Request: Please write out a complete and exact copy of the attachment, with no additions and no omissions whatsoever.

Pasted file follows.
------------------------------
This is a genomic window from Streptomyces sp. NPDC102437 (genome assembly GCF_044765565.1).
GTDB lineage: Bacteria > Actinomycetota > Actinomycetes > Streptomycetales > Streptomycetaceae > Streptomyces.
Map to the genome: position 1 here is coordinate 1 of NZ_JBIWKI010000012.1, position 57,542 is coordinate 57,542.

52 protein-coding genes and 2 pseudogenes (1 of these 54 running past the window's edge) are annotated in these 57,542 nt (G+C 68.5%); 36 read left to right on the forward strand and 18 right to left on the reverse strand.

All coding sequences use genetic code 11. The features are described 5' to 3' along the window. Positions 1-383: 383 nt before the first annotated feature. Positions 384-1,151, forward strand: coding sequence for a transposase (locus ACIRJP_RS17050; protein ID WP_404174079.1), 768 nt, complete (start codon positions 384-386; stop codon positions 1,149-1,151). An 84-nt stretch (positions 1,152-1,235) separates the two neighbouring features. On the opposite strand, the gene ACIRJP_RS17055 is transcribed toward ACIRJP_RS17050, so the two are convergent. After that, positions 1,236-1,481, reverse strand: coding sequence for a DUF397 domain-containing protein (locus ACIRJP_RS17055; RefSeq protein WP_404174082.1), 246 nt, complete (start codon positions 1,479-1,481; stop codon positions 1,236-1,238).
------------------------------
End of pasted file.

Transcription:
This is a genomic window from Streptomyces sp. NPDC102437 (genome assembly GCF_044765565.1).
GTDB lineage: Bacteria > Actinomycetota > Actinomycetes > Streptomycetales > Streptomycetaceae > Streptomyces.
Map to the genome: position 1 here is coordinate 1 of NZ_JBIWKI010000012.1, position 57,542 is coordinate 57,542.

52 protein-coding genes and 2 pseudogenes (1 of these 54 running past the window's edge) are annotated in these 57,542 nt (G+C 68.5%); 36 read left to right on the forward strand and 18 right to left on the reverse strand.

All coding sequences use genetic code 11. The features are described 5' to 3' along the window. Positions 1-383: 383 nt before the first annotated feature. Positions 384-1,151, forward strand: coding sequence for a transposase (locus ACIRJP_RS17050; protein ID WP_404174079.1), 768 nt, complete (start codon positions 384-386; stop codon positions 1,149-1,151). An 84-nt stretch (positions 1,152-1,235) separates the two neighbouring features. On the opposite strand, the gene ACIRJP_RS17055 is transcribed toward ACIRJP_RS17050, so the two are convergent. After that, positions 1,236-1,481, reverse strand: coding sequence for a DUF397 domain-containing protein (locus ACIRJP_RS17055; RefSeq protein WP_404174082.1), 246 nt, complete (start codon positions 1,479-1,481; stop codon positions 1,236-1,238).